Your roof consists of more than just shingles. Flashing is used around the chimney, as well as other rooftop vents and appliances. The following guide can help you understand how flashing works and when it needs to be repaired.
What Is Chimney Flashing?
When your roof is installed there is a gap between where the chimney protrudes and the roofing shingles. Water will flow into this gap, resulting in a leak around your fireplace inside your home. Flashing is made from sheet metal that is placed to cover this gap. It is typically sealed in place with roofing tar, caulk, or another weatherproof adhesive. Sometimes the metal will still be visible, while in some installations the metal is completely covered with roofing tar in an effort to create an even better waterproof seal along this joint.
How Can Flashing Become Damaged?
Many factors can lead to damaged chimney flashing. In some cases, the metal corrodes or begins to rust. Small holes form and the metal eventually weakens to the point where it allows water to leak through. Wind can also damage flashing, particularly if a corner comes loose and uplift tears the flashing free. Hail is another major cause of chimney flashing damage since metal can be easily dented and torn up by the striking hail stones.
Can Flashing Be Repaired?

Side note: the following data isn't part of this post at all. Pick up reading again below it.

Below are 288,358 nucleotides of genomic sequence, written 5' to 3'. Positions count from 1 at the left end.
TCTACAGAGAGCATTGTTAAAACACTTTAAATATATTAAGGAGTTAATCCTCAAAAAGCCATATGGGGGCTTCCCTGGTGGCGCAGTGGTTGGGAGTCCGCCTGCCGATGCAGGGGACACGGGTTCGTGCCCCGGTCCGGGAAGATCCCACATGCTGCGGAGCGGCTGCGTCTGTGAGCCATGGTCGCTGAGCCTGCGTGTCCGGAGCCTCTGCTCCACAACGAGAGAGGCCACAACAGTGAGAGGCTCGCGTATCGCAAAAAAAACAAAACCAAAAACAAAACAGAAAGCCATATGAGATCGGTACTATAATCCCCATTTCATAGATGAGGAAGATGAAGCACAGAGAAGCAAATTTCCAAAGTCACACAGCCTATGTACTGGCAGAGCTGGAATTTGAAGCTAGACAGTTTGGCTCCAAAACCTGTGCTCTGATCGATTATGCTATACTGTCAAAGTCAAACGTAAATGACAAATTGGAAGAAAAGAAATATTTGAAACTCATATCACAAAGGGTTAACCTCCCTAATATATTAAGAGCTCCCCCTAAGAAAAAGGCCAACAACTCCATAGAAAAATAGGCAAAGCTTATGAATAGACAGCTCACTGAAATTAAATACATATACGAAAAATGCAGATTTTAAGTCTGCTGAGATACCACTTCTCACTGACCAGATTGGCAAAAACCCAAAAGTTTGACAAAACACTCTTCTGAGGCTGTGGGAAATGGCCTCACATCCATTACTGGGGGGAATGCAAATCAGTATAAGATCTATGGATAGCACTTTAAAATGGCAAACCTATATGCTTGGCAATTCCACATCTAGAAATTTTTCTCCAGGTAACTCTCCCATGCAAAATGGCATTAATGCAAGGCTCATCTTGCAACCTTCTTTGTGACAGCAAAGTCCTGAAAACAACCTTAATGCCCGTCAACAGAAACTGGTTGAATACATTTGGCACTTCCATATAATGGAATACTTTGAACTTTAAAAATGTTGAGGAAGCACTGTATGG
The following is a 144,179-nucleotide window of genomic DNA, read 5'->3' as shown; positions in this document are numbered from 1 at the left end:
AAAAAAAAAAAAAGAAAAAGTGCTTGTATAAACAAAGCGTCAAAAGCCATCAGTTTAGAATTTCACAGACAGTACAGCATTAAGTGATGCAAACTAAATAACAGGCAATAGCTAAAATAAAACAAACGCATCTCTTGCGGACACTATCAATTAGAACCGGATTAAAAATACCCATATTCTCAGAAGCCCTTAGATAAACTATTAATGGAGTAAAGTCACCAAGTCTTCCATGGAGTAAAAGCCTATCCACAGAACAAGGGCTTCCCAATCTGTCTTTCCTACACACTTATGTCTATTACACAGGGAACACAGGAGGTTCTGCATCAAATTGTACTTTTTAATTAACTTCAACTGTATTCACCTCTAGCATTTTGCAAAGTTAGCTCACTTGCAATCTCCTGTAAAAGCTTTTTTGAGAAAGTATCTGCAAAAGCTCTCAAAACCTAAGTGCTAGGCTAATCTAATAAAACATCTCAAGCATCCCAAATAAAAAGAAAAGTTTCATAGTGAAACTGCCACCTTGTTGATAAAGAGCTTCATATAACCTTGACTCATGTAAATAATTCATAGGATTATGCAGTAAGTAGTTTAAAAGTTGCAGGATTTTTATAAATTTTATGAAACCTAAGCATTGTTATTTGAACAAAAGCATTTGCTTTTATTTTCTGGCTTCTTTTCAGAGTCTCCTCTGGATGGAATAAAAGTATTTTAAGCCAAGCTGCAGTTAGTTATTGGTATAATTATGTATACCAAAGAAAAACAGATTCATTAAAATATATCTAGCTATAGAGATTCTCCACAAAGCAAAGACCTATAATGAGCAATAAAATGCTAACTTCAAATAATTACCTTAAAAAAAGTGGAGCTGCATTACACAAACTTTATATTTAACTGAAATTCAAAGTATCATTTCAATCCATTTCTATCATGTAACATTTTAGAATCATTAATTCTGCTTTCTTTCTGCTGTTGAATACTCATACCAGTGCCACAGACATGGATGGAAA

Fortunately, you can have the flashing repaired or replaced without the need for an entirely new roof. If the damage is minor, your roofer may be able to reapply the caulk or tar to reseal the flashing to your roof. The flashing may require replacement if it has begun to rust or is otherwise irreparably damaged. In this case, your roofer will first remove the old caulk and flashing. They will seal up any leaks that may have begun beneath the flashing, and then they will replace the old flashing with a new layer.
Are There Ways to Prevent Damage?
Regular inspections are the best way to prevent flashing from becoming damaged in the first place. Most damages begin at a corner, often a corner on the upslope end of the flashing. When inspecting the roof, either annually or following a storm, check that these corners are properly adhered onto the roof and chimney stack. If the caulk or tar is cracking, peeling, or coming off, then you will need to have the flashing resealed to the roof. If you notice any type of rust or corrosion, then that section of flashing needs immediate replacement.
Contact a roofing contractor in your area for more help.